Toward the turn of the century, the reunion process began to be less of a catharsis for veterans. Rather, the aging veterans used reunions as an opportunity to reminisce and feel young again. Others used this opportunity to drink or carouse while taking a break from the changes of modern life. Veterans also hoped these reunions would teach the younger generation about “manly” behavior and traditional values.

After 1900, UCV- and GAR-sponsored events were the most commonly held; however, the passing years began to thin the number of attendees. In Arkansas, three national Confederate reunions held during the early to mid-twentieth century represent the changes: the twenty-first UCV reunion held in Little Rock (Pulaski County) on May 16–18, 1911; the thirty-eighth UCV reunion in Little Rock on May 8–11, 1928; and the fifty-ninth UCV reunion in Little Rock on September 27–29, 1949. The number of participants dropped from 12,000 veterans in 1911, to 3,000 in 1928, to four in 1949. Photographs of the parades in 1911 and 1928 illuminate the challenges facing the veterans as they aged. In 1911, the veterans marched with crowds of admirers along the route, with newspapers making only minor references to aging veterans’ physical problems. By 1928, only one veteran walked the parade route while the rest rode in cars or in the backs of trucks. By 1949, the average age of the attendees was 100.5; this reunion may have been the last Civil War reunion in Arkansas.

While veteran activities waned, the efforts to use reunions to promote different versions of the war continued. The reunion photographs of 1911 show an event arranged for the transference of information concerning the “Lost Cause,” an excessively important function to these aging Confederate veterans. Spectators saw drill demonstrations promoting the southern military culture. Images of southern heroes were posted at venues and along the parade route, and the establishment of the Capital Guards (Company A, Sixth Regiment Arkansas Infantry) monument in the City Park near the Little Rock Arsenal honored local veterans as heroes. These public interactions are critical in the maintenance of the Confederate version of the war.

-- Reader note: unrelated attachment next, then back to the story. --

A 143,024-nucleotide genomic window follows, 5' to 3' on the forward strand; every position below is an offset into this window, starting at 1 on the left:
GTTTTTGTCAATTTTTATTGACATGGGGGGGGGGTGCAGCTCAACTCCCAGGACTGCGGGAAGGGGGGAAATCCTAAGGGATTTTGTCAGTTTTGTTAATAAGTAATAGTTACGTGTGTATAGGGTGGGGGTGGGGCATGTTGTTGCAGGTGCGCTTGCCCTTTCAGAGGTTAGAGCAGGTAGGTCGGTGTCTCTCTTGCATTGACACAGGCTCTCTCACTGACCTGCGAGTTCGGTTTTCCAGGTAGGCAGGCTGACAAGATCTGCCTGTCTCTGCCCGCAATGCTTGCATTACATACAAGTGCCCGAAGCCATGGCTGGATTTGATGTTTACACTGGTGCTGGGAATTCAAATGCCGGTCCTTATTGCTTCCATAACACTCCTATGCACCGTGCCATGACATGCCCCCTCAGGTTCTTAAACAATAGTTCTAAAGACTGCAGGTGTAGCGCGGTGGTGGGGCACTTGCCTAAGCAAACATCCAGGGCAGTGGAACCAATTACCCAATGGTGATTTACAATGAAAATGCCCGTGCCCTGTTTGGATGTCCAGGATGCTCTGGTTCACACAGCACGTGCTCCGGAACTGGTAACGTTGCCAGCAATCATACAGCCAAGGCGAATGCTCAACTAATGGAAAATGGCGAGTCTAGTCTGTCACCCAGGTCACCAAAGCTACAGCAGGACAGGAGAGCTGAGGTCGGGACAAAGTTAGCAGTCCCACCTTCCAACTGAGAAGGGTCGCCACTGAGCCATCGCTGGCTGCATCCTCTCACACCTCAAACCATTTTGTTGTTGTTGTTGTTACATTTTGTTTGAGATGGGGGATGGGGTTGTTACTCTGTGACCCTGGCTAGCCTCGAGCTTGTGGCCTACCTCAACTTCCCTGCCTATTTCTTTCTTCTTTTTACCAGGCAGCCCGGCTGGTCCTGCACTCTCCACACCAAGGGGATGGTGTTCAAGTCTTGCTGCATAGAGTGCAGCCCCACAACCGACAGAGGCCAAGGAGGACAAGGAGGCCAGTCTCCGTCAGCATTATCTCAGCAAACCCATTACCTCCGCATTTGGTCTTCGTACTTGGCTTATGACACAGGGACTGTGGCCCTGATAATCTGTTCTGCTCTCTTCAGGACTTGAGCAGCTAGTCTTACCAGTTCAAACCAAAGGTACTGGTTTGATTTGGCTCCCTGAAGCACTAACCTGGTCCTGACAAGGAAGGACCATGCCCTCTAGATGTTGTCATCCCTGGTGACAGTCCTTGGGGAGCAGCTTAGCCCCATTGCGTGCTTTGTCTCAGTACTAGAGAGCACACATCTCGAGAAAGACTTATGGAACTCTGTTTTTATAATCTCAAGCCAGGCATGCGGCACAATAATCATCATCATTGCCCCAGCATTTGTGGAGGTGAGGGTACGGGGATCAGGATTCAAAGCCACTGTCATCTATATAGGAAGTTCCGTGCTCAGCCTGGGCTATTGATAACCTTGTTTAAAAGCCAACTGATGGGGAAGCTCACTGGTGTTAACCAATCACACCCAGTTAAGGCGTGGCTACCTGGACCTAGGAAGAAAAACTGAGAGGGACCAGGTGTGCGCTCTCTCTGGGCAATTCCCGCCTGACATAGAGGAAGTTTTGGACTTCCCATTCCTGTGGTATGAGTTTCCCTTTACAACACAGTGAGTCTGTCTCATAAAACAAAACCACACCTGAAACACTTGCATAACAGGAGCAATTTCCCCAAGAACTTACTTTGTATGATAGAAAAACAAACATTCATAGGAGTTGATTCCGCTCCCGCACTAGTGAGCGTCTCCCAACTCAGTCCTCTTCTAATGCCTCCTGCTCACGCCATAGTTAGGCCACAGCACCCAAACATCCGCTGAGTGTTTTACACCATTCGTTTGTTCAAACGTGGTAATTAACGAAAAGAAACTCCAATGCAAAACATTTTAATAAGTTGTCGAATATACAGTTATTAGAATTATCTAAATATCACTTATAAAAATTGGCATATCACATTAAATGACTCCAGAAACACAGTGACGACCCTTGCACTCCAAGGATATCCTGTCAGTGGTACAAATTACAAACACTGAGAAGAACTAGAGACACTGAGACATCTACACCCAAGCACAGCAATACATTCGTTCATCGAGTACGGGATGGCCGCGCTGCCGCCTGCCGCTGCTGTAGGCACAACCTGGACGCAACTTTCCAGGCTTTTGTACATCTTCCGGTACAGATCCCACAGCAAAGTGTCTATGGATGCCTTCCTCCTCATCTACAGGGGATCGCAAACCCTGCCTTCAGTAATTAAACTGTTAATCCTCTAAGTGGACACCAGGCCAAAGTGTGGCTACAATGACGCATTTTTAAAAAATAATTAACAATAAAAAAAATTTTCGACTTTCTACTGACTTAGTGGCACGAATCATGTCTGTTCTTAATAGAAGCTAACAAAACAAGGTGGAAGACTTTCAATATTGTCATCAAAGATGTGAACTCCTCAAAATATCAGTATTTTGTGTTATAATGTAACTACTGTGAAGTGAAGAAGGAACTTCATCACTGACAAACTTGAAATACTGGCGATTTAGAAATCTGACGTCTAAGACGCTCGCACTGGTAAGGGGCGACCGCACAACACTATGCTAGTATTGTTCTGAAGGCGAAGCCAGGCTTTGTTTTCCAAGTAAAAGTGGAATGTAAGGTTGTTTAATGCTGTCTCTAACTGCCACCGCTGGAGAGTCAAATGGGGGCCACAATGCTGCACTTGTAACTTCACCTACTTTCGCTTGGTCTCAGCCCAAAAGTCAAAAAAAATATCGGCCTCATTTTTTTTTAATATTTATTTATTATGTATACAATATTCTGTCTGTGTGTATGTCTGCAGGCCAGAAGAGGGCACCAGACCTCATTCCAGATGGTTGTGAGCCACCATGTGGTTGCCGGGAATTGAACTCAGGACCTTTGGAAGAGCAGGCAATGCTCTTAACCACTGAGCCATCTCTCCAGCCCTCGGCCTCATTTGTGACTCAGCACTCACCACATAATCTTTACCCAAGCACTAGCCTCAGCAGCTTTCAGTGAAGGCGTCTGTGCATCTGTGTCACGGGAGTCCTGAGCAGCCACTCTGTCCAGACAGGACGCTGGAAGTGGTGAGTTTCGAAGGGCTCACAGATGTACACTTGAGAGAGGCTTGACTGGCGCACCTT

By the time of the 1928 event, the Sons of Confederate Veterans (SCV), the United Daughters of the Confederacy (UDC), and the Confederate Southern Memorial Association were carrying the mantel for the old Confederates, who ranged in age from seventy-eight to 107 years old. Holding their reunions at the same time as the UCV reunions, these groups organized and ran many of the activities for the old veterans. The deaths of the final veterans did not end the promotion of the “Lost Cause” mythology in Arkansas. Even in the twenty-first century, Confederate descendants continue holding state and national gatherings with active SCV and UDC groups in the state. However, while Arkansas has a Sons of Union Veterans group, there is no evidence that the group holds yearly meetings in the twenty-first century.

For additional information:
Black, J. Dickson. The History of Benton County. Little Rock: International Graphics, 1975.

Foster, Gaines M. Ghost of the Confederacy: Defeat, the Lost Cause, and the Emergence of the New South, 1865 to 1913. New York: Oxford University Press, 1987.

Hanley, Ray, and Steven G. Hanley. Remembering Arkansas Confederates and the 1911 Little Rock Veterans Reunion. Charleston, SC: Arcadia Publishing, 2006.

McConnell, Stuart. Glorious Contentment: The Grand Army of the Republic, 1865–1900. Chapel Hill: University of North Carolina Press, 1992.

Polston, Mike. “Little Rock Did Herself Proud: A History of the 1911 United Confederate Veterans Reunion.” Pulaski County Historical Review 29 (Summer 1981): 22–32.

Shea, William L., and Earl L. Hess. Pea Ridge: Civil War Campaign in the West. Chapel Hill: University of North Carolina Press, 1992.

Derek Allen Clements
Black River Technical College